Zemir Begic (left) with fiancee Arijana Mujikanovic (right)
A spokesman for the Bosnian community in St. Louis, rattled over the weekend by a hammer attack that left one of their own dead, says it was not the first violent act against the community.
And although police say they are not viewing the death of Zemir Begic, 32, as a hate crime, the head of the city’s Bosnian Chamber of Commerce, Sadik Kukic, told WND the community members have more than a little suspicion.
“In the last few weeks, there were several crimes against Bosnians,” Kukic told WND. “All the crimes were by the black community.”
Although he didn’t have names and dates of specific incidents, he said there was a series of crimes against the 70,000-strong Bosnian community in the St. Louis area last spring. An increase in foot patrols by police officers then apparently quelled the threat.
Then, he said, a few weeks ago, again, there were several crimes against Bosnians.
“An hour before that man was killed, there was another Bosnian that was attacked,” he said, adding that the victim ended up in the hospital.
Fox News also reported there had been a string of previous crimes involving poor minorities and Bosnians in the area.
And an AP story reposted on the chamber Web page said there have been other violent incidents lately that have rattled the Bosnian community. A 19-year-old Bosnian immigrant was shot and killed in a May 2013 convenience store robbery, and earlier this month, there was an armed robbery and separate carjacking.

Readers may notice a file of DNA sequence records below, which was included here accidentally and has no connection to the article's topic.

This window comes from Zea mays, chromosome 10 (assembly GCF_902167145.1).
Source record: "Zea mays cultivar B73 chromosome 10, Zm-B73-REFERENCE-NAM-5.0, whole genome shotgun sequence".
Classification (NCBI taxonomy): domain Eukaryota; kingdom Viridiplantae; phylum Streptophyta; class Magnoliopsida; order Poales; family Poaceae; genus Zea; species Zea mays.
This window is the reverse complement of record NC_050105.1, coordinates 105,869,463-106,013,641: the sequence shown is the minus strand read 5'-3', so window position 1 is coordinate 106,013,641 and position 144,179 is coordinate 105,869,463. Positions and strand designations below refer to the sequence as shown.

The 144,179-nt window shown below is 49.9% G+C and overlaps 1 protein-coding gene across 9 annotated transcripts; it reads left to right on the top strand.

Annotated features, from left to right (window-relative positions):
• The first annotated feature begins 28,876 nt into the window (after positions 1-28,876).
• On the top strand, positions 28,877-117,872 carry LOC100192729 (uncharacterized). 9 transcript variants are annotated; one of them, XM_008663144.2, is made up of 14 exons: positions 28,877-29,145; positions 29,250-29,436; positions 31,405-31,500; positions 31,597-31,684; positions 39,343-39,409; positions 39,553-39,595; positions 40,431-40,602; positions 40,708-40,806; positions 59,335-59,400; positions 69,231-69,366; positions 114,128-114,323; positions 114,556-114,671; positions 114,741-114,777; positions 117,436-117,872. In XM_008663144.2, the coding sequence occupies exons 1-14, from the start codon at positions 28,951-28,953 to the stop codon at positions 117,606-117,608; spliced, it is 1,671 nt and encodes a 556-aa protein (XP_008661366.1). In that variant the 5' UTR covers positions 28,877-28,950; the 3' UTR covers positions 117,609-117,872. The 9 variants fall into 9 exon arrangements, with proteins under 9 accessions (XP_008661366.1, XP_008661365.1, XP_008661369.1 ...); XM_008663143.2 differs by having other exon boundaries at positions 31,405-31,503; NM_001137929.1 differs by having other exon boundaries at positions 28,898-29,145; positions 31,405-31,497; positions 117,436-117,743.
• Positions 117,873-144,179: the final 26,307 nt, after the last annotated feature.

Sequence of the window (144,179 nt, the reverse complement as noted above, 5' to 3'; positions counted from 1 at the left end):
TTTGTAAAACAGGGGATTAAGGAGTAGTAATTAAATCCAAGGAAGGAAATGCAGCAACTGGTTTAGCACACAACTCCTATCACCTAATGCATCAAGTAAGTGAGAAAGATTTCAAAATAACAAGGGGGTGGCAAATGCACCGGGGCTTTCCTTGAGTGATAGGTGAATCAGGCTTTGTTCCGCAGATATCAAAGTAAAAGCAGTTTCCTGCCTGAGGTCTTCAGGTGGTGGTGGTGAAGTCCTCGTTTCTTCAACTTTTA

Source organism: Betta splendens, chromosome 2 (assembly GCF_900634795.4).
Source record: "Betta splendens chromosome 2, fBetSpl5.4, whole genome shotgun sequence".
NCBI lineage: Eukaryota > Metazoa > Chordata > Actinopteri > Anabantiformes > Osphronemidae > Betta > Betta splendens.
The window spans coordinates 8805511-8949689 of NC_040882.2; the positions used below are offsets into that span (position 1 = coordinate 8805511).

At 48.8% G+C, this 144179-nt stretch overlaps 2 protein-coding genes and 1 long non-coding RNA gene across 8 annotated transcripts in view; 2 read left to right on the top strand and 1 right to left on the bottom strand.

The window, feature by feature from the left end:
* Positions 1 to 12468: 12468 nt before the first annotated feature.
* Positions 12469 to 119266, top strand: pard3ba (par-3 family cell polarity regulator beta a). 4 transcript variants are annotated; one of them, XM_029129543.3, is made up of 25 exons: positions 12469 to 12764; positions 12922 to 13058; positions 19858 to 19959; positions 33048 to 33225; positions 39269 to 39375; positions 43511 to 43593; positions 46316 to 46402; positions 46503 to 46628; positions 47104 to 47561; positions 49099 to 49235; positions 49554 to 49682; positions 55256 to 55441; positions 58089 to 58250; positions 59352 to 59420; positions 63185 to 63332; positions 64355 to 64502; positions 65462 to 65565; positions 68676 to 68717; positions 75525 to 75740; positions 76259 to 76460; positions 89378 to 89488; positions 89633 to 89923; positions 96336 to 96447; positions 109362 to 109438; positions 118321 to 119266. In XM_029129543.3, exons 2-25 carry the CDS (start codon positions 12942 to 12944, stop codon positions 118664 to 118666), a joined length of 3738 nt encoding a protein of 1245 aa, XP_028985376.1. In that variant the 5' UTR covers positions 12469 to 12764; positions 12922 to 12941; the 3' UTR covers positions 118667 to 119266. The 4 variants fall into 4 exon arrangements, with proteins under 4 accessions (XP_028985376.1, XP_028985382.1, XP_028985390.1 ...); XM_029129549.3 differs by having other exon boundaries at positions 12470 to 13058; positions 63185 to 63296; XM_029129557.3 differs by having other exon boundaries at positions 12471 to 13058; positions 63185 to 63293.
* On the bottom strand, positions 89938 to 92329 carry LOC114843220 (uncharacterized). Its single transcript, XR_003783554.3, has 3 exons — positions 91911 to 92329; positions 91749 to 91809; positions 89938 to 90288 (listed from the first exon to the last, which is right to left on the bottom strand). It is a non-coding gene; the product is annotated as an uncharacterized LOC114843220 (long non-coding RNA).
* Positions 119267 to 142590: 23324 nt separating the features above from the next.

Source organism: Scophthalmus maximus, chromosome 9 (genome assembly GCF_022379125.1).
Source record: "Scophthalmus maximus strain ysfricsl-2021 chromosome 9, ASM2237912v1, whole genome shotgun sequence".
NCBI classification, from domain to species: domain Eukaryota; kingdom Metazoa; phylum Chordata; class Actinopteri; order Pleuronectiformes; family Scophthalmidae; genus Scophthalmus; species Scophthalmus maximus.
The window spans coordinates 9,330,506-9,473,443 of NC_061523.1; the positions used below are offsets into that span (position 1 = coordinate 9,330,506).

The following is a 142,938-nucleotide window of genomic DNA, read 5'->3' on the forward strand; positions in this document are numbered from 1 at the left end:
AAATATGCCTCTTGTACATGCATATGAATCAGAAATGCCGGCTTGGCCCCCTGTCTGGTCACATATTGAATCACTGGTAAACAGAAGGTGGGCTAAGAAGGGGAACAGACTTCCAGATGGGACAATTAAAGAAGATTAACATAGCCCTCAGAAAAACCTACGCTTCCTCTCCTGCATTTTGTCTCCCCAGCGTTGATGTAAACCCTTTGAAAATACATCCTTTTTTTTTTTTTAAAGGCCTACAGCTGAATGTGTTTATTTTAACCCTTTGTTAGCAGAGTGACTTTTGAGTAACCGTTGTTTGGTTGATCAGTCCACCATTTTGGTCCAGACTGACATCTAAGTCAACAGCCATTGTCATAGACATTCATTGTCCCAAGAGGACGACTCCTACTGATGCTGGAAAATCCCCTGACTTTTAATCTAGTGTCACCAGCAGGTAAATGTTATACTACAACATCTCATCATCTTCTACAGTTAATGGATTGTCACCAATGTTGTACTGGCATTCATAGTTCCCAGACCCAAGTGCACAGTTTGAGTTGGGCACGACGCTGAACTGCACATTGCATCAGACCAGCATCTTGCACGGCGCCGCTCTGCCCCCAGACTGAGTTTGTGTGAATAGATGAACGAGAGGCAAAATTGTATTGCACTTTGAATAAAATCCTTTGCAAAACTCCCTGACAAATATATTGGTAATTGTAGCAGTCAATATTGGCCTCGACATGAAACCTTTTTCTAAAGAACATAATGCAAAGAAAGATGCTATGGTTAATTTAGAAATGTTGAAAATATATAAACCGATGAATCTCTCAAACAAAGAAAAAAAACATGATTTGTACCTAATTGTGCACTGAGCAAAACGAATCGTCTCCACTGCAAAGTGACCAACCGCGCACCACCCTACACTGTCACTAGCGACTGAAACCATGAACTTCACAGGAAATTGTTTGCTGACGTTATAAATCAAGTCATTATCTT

Rusmin Topalovic, 38, told the Associated Press: “Too many young boys are getting killed for no reason. We just need more attention from police.”
Kukic told WND that community leaders and police officials hope a higher police presence and profile will be effective.
Schron Jackson, a spokeswoman for St. Louis police, said, “Investigators do not believe the attack on Mr. Begic had any connection to him being of Bosnian descent.”
Jackson said it’s not being investigated as a hate crime.
But Kukic told Fox News that Bosnians right now “have an impression that this was a hate crime.”
The area is not far from the Ferguson streets where violence took place in response to the grand jury decision not to charge white police officer Darren Wilson for the August shooting death of black teenager Michael Brown, the 290-pound 18-year-old who reportedly was charging at the officer when he was shot.
Kukic said he had met with the mayor and police chief, and collectively officials are working “to find a solution for the long-term … stabilization of the neighborhood.”
“Police are trying to put more [officers] on the streets. They are trying foot patrols,” Kukic said. “We did the same thing [several months ago], and it lasted for about three months.
Written by BOB UNRUH
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